At the OC6 conference last month, Facebook’s Oculus team announced a new platform for VR in the workplace. Oculus for Business, which will launch in November of this year.

The new platform comes with specific deployment models and tools to enable the deployment and scaling of VR for companies across a variety of industries. Specifically mentioned in the promotional videos was that of the automotive and hospitality industries. VR for Business will enable a new type of training for people in the field as well as an increased level of empathy and understanding for people designing and managing new product development.

We can think of VR for Business as your traditional device management system that companies use today to distribute and service computer hardware that employees use to get their work done. When a new employee joins, a computer is provided with a specific set of apps and capabilities built in. When updates are needed, those can be deployed from a central control hub to all computers within the company device management system.

VR for Business from Oculus will behave much the same way. Distribution and servicing of Oculus Quest and Oculus Go VR Headsets will be made easier with the addition of traditional device management features and frameworks that system administrators are familiar with.

Because this initiative is brand new with Oculus, they acknowledge that the software will grow alongside the needs of customers – incorporating feedback from early adopters as they refine the offering for mass adoption down the road.

Interestingly, the deployment software that will allow system administrators to deploy headsets is actually an Android smartphone app (Android only to start). This app will perform the typical Device Manager controls like updating settings, deploying apps remotely, or locking down certain features for headsets in the field. Oculus is positioning this as a way to help focus workers on doing exactly and only what managers and system administrators intend.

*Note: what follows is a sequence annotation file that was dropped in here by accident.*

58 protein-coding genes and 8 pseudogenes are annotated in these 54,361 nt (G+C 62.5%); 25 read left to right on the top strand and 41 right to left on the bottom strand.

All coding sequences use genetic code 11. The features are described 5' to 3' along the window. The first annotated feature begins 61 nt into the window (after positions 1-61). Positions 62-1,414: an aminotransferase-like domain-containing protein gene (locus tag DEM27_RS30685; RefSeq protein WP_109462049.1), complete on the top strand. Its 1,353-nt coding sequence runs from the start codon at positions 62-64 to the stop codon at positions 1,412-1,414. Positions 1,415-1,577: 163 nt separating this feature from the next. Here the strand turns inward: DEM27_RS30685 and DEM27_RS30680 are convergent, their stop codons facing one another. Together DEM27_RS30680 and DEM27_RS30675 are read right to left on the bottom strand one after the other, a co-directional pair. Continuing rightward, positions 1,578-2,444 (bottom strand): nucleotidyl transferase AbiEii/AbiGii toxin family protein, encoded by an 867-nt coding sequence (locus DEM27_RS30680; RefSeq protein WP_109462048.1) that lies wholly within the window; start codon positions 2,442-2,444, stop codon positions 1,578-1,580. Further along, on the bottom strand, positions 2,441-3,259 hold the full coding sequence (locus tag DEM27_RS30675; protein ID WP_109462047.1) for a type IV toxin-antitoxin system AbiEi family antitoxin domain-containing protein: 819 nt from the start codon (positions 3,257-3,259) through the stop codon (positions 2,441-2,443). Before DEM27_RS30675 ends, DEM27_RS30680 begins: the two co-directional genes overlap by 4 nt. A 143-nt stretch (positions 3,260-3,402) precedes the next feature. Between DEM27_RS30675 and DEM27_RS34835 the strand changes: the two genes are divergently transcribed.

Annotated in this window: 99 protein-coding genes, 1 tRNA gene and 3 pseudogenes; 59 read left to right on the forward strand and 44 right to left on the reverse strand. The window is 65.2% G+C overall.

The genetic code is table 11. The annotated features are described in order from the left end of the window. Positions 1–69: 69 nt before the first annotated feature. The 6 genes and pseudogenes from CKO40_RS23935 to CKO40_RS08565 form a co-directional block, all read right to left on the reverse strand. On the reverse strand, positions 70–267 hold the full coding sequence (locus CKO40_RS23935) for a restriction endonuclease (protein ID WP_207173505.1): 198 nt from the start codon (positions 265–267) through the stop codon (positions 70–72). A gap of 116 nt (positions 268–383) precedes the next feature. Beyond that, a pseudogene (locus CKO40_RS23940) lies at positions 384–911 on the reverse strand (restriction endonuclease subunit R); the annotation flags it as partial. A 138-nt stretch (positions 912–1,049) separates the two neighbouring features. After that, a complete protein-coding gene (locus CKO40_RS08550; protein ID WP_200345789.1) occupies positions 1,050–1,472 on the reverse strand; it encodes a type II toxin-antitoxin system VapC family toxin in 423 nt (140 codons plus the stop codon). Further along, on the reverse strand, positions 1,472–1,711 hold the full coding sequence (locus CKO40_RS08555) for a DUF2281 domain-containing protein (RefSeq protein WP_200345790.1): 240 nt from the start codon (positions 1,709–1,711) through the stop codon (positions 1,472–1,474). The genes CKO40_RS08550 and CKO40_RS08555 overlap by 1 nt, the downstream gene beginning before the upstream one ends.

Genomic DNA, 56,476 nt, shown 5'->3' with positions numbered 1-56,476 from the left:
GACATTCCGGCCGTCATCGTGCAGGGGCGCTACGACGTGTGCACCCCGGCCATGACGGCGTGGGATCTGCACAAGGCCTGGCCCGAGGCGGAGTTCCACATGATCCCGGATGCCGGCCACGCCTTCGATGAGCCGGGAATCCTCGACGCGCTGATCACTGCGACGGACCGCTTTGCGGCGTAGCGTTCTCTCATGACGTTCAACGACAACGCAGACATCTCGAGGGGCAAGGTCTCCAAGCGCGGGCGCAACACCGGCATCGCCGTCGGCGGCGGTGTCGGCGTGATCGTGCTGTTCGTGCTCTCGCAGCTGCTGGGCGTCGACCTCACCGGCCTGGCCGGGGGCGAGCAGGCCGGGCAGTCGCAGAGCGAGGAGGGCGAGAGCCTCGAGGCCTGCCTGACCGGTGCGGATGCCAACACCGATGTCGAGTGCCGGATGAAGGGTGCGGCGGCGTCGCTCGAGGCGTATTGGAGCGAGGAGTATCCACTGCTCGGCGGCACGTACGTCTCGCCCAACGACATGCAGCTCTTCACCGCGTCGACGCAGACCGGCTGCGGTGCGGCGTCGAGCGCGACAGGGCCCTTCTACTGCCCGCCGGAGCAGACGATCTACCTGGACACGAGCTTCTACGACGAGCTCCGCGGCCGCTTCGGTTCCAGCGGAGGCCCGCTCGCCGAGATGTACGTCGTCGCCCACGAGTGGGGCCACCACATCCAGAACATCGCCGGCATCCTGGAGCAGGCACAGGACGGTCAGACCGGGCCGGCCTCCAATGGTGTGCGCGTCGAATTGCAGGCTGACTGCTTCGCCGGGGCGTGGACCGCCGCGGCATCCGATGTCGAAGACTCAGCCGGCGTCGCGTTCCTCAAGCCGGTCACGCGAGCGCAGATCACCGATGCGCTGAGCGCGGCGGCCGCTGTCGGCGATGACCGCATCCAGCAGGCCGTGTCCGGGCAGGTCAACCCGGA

A redesigned UI will allow companies to be front and center in the VR experience. This means companies will be able to change the initial loading screen that sends new users to the Oculus store front with something that is more targeted. It also allows them to automatically launch certain apps when the headset is put on for the first time, as long as the headset has been properly provisioned first.

Part of the streamlining of VR for Business includes the exciting new hand tracking on the Oculus Quest, which will further reduce the friction that newcomers to VR experience when they try to interact with controllers for the first time. Of course, there aren’t any titles that are available today that work with hand recognition, and it’s not difficult to think of scenarios where non-controller input would quickly fall apart for work activities that require very fine hand-movements.

Oculus wants customers of VR for Business to be comfortable with facebook as a business partner, claiming the system and customer’s data is private and secure. However, facebook as a parent company doesn’t have the best track record for keeping things private or secure.

Even prior to the announcement of VR for Business, there have been companies that have worked with third-party VR developers to create employee orientation and training programs. Walmart, for example, has been using the Oculus Go and Oculus Quest for employee competently training since they launched. And these were done prior to VR for Business was announced.

We’ll have to see what difference it makes for companies once they get their hands on VR for Business this November. If it’s limited to what Oculus announced at OC6, then we shouldn’t expect anything more than your typical device management software that companies use today To deploy laptops and company smartphones – with the only difference being the added ability to deploy VR Headsets in the same way.


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